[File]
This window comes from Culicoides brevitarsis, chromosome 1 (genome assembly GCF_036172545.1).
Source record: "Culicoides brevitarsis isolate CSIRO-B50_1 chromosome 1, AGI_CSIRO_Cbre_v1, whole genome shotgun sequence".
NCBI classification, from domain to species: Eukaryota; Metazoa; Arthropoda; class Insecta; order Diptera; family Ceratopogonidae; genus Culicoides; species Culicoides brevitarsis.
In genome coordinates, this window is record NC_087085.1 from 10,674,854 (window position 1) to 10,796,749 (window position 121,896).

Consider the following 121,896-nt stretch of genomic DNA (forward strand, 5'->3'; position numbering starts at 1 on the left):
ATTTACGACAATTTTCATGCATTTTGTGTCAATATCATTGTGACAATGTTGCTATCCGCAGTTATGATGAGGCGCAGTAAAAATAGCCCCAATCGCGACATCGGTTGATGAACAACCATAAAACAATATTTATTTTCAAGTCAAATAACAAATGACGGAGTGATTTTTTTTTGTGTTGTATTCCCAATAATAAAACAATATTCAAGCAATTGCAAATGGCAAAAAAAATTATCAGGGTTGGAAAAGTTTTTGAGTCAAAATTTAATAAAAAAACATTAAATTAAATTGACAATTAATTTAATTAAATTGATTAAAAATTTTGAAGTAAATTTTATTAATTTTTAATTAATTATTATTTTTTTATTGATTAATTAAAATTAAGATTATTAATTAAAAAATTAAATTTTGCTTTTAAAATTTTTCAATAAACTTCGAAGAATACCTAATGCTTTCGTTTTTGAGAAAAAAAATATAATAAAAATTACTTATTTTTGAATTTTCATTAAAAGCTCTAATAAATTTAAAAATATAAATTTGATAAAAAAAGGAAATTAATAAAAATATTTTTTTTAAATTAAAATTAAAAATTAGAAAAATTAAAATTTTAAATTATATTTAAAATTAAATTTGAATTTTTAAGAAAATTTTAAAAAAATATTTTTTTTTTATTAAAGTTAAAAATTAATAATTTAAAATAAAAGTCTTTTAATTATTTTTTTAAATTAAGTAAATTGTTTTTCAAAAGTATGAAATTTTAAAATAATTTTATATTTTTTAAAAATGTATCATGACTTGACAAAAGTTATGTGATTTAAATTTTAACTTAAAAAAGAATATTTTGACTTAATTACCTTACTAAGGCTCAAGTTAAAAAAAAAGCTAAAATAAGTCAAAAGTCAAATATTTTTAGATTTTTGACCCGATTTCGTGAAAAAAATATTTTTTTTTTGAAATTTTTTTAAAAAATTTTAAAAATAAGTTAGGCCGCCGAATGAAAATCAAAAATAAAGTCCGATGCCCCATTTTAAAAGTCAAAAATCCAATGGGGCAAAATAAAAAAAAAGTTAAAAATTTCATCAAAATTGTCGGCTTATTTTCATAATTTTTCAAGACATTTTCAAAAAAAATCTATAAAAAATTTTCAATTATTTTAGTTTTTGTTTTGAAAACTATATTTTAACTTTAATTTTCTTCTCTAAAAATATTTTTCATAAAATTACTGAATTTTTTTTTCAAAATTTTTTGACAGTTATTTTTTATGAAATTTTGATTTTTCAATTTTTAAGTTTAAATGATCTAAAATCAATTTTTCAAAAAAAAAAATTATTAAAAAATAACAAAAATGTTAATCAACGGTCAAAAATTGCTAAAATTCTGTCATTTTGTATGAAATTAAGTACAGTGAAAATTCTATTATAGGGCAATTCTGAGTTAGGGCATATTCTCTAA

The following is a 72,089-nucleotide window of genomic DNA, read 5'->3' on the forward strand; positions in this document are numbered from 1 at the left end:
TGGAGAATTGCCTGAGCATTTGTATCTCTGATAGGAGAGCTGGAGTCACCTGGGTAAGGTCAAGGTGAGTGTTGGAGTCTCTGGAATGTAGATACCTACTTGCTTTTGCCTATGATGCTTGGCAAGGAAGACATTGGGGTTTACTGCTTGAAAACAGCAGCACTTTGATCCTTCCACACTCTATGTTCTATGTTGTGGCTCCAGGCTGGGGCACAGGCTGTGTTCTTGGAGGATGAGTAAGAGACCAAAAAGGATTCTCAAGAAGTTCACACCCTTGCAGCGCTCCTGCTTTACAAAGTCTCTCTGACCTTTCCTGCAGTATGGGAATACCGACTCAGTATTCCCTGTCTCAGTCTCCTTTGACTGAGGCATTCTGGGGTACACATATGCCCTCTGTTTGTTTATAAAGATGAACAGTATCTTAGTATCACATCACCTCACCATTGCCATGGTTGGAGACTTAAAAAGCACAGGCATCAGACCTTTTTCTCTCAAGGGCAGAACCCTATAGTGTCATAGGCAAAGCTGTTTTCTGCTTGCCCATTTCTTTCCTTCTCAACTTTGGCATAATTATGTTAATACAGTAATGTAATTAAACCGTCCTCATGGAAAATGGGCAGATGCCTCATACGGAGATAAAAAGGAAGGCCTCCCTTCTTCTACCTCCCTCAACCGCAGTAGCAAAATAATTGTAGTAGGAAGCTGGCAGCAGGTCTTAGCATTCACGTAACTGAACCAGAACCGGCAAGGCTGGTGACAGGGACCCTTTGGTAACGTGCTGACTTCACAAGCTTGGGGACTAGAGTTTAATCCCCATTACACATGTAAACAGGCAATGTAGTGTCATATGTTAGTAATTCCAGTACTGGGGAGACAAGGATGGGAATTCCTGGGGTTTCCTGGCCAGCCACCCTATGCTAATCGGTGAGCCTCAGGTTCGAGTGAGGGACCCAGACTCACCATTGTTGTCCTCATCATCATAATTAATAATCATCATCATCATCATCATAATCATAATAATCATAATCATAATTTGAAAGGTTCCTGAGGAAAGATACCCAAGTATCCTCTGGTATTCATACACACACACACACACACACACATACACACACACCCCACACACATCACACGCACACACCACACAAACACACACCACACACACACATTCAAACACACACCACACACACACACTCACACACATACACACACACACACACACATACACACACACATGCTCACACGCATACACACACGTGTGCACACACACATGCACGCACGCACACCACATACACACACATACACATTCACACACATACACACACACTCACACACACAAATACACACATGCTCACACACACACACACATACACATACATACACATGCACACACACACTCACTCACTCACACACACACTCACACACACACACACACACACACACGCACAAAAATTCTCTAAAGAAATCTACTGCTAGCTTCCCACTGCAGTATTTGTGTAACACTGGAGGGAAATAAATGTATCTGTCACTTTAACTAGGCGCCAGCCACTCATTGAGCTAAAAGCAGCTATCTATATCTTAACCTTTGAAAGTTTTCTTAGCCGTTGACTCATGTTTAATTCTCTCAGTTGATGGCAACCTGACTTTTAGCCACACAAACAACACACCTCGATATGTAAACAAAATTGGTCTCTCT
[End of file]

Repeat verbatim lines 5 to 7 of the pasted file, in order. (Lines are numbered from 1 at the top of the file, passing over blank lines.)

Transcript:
Consider the following 121,896-nt stretch of genomic DNA (forward strand, 5'->3'; position numbering starts at 1 on the left):
ATTTACGACAATTTTCATGCATTTTGTGTCAATATCATTGTGACAATGTTGCTATCCGCAGTTATGATGAGGCGCAGTAAAAATAGCCCCAATCGCGACATCGGTTGATGAACAACCATAAAACAATATTTATTTTCAAGTCAAATAACAAATGACGGAGTGATTTTTTTTTGTGTTGTATTCCCAATAATAAAACAATATTCAAGCAATTGCAAATGGCAAAAAAAATTATCAGGGTTGGAAAAGTTTTTGAGTCAAAATTTAATAAAAAAACATTAAATTAAATTGACAATTAATTTAATTAAATTGATTAAAAATTTTGAAGTAAATTTTATTAATTTTTAATTAATTATTATTTTTTTATTGATTAATTAAAATTAAGATTATTAATTAAAAAATTAAATTTTGCTTTTAAAATTTTTCAATAAACTTCGAAGAATACCTAATGCTTTCGTTTTTGAGAAAAAAAATATAATAAAAATTACTTATTTTTGAATTTTCATTAAAAGCTCTAATAAATTTAAAAATATAAATTTGATAAAAAAAGGAAATTAATAAAAATATTTTTTTTAAATTAAAATTAAAAATTAGAAAAATTAAAATTTTAAATTATATTTAAAATTAAATTTGAATTTTTAAGAAAATTTTAAAAAAATATTTTTTTTTTATTAAAGTTAAAAATTAATAATTTAAAATAAAAGTCTTTTAATTATTTTTTTAAATTAAGTAAATTGTTTTTCAAAAGTATGAAATTTTAAAATAATTTTATATTTTTTAAAAATGTATCATGACTTGACAAAAGTTATGTGATTTAAATTTTAACTTAAAAAAGAATATTTTGACTTAATTACCTTACTAAGGCTCAAGTTAAAAAAAAAGCTAAAATAAGTCAAAAGTCAAATATTTTTAGATTTTTGACCCGATTTCGTGAAAAAAATATTTTTTTTTTGAAATTTTTTTAAAAAATTTTAAAAATAAGTTAGGCCGCCGAATGAAAATCAAAAATAAAGTCCGATGCCCCATTTTAAAAGTCAAAAATCCAATGGGGCAAAATAAAAAAAAAGTTAAAAATTTCATCAAAATTGTCGGCTTATTTTCATAATTTTTCAAGACATTTTCAAAAAAAATCTATAAAAAATTTTCAATTATTTTAGTTTTTGTTTTGAAAACTATATTTTAACTTTAATTTTCTTCTCTAAAAATATTTTTCATAAAATTACTGAATTTTTTTTTCAAAATTTTTTGACAGTTATTTTTTATGAAATTTTGATTTTTCAATTTTTAAGTTTAAATGATCTAAAATCAATTTTTCAAAAAAAAAAATTATTAAAAAATAACAAAAATGTTAATCAACGGTCAAAAATTGCTAAAATTCTGTCATTTTGTATGAAATTAAGTACAGTGAAAATTCTATTATAGGGCAATTCTGAGTTAGGGCATATTCTCTAA

The following is a 72,089-nucleotide window of genomic DNA, read 5'->3' on the forward strand; positions in this document are numbered from 1 at the left end: